News / Africa

Mugabe Refuses Appointment of New Deputy Prime Minister

Zimbabwe's President Robert Mugabe (file photo)
Zimbabwe's President Robert Mugabe (file photo)
Peta Thornycroft

The new president of the small Movement for Democratic Change party, Welshman Ncube, has sought an appointment with President Robert Mugabe so he can be sworn into office as deputy prime minister of Zimbabwe. Our reporter informs that President Robert Mugabe says Arthur Mutambara,  the outgoing deputy prime minister in the inclusive government, and also a member of the small MDC,  must remain in his position.

Scientist Arthur Mutambara was voted out as president of the small MDC at its congress attended by 4,500 delegates  in Harare last month.

Former secretary-general of the party, Welshman Ncube, had support from all 10 provinces and became party president after Mutambara withdrew from the contest for the top job.

Zimbabwe's inclusive government was formed two years ago after a political agreement was reached between Prime Minister Morgan Tsvangirai’s MDC party, which narrowly won the 2008 elections, Mr Mugabe’s Zanu PF party and the small MDC party then led by Mutambara.

Cabinet posts in the inclusive government were allocated in proportion to the number of votes each party scored in those elections.

This formula saw Mutambara entering government as a deputy prime minister.

At last week’s African Union summit in Addis Ababa, President Robert Mugabe was reported in the Zimbabwe state media as saying Mutambara would continue as deputy prime minister unless he resigned his post.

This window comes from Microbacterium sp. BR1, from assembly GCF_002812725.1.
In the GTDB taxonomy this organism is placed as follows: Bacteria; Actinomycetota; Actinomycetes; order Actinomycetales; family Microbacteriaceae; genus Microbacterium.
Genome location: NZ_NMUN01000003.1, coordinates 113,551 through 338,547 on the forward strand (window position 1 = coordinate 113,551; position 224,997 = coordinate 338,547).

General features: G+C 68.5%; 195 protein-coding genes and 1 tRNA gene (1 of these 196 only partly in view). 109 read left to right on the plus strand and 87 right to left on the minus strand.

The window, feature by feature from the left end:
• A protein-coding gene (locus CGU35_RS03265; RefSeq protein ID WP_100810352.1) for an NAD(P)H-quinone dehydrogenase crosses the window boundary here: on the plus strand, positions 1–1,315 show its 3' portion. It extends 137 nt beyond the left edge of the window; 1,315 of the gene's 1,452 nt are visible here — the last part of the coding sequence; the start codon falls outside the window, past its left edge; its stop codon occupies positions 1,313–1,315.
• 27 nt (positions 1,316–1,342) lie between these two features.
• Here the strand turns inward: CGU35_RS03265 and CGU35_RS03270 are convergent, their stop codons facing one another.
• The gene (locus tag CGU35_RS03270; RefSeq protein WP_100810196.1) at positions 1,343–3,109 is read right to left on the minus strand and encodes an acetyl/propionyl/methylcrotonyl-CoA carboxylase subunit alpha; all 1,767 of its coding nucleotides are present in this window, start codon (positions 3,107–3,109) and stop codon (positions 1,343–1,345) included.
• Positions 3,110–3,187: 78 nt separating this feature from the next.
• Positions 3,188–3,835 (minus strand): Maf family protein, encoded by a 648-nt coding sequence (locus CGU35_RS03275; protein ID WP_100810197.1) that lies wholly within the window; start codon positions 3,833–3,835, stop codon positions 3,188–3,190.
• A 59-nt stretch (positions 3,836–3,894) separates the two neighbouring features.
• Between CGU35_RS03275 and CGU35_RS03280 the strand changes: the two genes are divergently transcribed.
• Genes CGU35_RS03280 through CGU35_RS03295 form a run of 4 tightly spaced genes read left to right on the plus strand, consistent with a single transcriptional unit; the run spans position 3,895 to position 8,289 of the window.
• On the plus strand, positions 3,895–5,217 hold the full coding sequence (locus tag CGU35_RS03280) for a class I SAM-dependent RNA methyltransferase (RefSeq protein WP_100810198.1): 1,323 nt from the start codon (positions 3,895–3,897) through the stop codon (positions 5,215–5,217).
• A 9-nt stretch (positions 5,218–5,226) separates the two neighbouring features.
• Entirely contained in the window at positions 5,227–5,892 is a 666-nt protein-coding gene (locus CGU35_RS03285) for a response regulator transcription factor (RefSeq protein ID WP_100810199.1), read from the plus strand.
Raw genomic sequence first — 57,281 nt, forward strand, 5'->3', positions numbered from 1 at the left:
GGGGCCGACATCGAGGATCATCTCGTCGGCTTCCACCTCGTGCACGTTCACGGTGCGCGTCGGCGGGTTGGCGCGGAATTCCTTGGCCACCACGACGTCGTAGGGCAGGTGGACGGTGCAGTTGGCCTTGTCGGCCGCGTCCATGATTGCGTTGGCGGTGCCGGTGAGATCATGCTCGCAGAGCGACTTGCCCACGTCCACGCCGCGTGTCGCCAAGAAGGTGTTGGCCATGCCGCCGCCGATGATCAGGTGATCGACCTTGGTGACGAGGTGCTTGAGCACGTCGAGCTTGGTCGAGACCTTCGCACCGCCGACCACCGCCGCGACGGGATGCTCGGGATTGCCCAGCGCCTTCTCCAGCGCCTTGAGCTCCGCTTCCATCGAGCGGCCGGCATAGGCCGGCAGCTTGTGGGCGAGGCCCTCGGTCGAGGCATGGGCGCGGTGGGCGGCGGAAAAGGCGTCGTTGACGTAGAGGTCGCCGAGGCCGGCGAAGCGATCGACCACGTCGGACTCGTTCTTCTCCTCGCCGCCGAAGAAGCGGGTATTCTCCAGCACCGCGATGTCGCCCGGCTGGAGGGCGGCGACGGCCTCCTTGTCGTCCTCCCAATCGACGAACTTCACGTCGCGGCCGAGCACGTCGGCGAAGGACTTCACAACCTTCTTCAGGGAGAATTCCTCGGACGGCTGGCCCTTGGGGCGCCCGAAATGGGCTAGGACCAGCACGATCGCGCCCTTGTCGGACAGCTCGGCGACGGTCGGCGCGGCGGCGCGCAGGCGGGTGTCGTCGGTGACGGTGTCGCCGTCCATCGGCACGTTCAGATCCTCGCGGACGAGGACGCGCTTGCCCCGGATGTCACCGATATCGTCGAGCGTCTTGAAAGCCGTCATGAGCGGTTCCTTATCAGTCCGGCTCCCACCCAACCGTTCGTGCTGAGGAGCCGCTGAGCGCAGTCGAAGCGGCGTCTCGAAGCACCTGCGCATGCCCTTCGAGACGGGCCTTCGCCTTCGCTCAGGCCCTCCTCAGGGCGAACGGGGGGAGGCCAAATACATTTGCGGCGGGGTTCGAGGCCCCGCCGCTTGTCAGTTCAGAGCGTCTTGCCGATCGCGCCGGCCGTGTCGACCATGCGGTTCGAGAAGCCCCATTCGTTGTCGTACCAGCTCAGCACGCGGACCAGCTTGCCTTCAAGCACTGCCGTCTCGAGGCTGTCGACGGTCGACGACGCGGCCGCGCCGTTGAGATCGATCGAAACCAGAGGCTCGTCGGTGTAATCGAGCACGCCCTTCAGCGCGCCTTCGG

Ncube said Friday he was not sure why Mr. Mugabe  believed he had any role to play in decisions made by the small MDC party's national executive.

"All we hear or read is what is in the media," said Ncube. "We do not know the extent that this reflects the position of Zanu PF or President Mugabe"

Ncube, presently industry minister,  said his party executive had chosen him to be deputy prime minister and was offering Mutambara a position in the cabinet as minister of regional trade.

"It follows it is the prerogative of each party to say these are the people we are deploying to these positions reserved for us  in the inclusive government," he said.

Ncube said shortly after the congress ended, 13 members of his party applied to the High Court to declare the party’s congress  illegal.
The case has not yet been heard.

Zimbabwe’s state media reported Mr. Mugabe saying he would not swear Ncube in as deputy prime minister until this case has been adjudicated.

"Unless and until there is a court order setting aside our congress outcome, the legal position is that that congress outcome stands," said Ncube.

Mutambara did not respond to questions about his plans for the future.

The three political leaders, Mr Mugabe, Mr Tsvangirai, and now Welshman Ncube regularly meet with South African mediators to negotiate many outstanding issues of the multi party political agreement.

When the outstanding issues are resolved, and a new constitution is in place, Zimbabwe will hold new elections which will bring the inclusive government to an end.

Ncube said Friday he was certain that there would be no elections in Zimbabwe this year.

Mr Mugabe, who will be 87 later this month, says repeatedly that he is uncomfortable in the inclusive government and that he will call fresh elections this year, with or without a new constitution.  

You May Like

For Lebanon-based Refugees, Desperation Fuels Perilous Passage

In a war that has caused an estimated three million people to flee Syria, efforts to make perilous sea journey in search of asylum expected to increase More

South African Brewer Tackles Climate Change

Mega-brewer SAB Miller sent delegates to climate summit in Peru, says it is one of many private companies taking their own steps to fight climate change More

Indonesia Reports Increase in Citizens Joining Islamic State

Officials say more than 350 of its citizens are now in Syria or Iraq to fight with Islamic State - 50 more than last month More

This forum has been closed.
Comments
     
There are no comments in this forum. Be first and add one

Featured Videos